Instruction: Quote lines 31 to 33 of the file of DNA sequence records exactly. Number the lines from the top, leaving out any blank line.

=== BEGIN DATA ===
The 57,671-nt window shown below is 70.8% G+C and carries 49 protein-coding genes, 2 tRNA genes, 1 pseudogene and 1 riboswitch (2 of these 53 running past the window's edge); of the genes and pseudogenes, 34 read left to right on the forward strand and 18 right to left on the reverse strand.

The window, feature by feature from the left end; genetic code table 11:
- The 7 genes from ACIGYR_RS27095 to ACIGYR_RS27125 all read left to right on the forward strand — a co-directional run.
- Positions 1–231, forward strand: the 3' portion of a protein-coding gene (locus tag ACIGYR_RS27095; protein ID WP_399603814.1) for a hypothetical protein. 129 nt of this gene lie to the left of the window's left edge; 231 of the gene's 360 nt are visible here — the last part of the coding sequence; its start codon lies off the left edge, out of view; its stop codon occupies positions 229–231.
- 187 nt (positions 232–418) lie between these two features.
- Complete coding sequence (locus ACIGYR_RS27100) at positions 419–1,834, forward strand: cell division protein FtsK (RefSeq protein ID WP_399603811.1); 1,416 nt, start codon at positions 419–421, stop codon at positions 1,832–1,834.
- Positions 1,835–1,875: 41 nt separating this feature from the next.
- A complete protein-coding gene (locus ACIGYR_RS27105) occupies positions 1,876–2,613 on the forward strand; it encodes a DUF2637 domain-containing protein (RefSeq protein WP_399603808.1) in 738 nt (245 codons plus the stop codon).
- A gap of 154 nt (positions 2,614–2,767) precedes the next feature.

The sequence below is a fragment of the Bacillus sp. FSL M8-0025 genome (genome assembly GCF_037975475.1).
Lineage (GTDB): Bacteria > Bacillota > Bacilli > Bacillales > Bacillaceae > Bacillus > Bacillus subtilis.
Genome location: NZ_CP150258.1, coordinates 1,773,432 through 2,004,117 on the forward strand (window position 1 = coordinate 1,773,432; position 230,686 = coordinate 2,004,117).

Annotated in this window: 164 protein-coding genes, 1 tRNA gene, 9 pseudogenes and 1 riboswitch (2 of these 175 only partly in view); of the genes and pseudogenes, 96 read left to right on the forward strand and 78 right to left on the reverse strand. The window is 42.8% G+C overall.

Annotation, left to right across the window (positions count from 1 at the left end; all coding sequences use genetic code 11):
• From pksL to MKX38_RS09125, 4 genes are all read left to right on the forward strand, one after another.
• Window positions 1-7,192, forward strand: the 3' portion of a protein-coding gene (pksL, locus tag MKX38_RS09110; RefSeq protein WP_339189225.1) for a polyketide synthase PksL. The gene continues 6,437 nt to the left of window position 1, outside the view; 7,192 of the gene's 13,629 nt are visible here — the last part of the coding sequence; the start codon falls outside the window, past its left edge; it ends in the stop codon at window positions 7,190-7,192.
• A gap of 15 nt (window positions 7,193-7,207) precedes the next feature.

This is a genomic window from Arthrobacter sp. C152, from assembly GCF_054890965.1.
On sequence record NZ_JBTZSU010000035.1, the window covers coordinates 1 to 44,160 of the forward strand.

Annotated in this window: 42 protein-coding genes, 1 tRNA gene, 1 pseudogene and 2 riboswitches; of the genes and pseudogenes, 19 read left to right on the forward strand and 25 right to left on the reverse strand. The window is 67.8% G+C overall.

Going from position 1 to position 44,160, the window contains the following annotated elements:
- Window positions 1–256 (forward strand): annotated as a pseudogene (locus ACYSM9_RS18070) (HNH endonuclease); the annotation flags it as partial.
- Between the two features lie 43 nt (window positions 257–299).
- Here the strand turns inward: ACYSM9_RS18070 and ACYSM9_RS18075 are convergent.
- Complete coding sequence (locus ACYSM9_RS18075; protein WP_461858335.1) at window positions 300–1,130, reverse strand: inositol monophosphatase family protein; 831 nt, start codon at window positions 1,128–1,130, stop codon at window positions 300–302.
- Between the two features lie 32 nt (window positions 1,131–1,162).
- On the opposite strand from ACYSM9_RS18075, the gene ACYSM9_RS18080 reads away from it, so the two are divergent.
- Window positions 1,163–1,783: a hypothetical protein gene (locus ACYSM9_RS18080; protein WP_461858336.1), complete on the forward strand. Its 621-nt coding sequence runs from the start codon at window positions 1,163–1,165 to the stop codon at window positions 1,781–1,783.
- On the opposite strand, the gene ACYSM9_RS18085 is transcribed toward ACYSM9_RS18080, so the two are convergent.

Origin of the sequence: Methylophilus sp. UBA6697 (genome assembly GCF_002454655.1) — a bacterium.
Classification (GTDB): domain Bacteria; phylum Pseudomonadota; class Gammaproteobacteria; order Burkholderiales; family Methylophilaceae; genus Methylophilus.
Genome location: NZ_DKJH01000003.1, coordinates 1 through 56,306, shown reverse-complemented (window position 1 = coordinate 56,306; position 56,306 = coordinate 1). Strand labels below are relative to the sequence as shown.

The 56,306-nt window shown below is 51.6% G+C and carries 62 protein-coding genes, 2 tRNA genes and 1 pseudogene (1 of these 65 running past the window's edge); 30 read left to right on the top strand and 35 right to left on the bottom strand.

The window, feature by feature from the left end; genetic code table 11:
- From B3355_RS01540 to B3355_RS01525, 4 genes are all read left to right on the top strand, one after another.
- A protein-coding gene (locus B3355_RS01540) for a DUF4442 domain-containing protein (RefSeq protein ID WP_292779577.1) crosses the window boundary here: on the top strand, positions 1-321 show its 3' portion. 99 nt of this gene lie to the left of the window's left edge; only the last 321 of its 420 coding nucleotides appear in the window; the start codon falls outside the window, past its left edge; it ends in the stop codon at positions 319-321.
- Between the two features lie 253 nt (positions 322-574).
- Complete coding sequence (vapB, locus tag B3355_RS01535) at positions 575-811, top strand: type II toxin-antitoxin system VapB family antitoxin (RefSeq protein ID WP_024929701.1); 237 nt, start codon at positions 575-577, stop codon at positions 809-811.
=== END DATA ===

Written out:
Classification (GTDB): domain Bacteria; phylum Pseudomonadota; class Gammaproteobacteria; order Burkholderiales; family Methylophilaceae; genus Methylophilus.
Genome location: NZ_DKJH01000003.1, coordinates 1 through 56,306, shown reverse-complemented (window position 1 = coordinate 56,306; position 56,306 = coordinate 1). Strand labels below are relative to the sequence as shown.

The 56,306-nt window shown below is 51.6% G+C and carries 62 protein-coding genes, 2 tRNA genes and 1 pseudogene (1 of these 65 running past the window's edge); 30 read left to right on the top strand and 35 right to left on the bottom strand.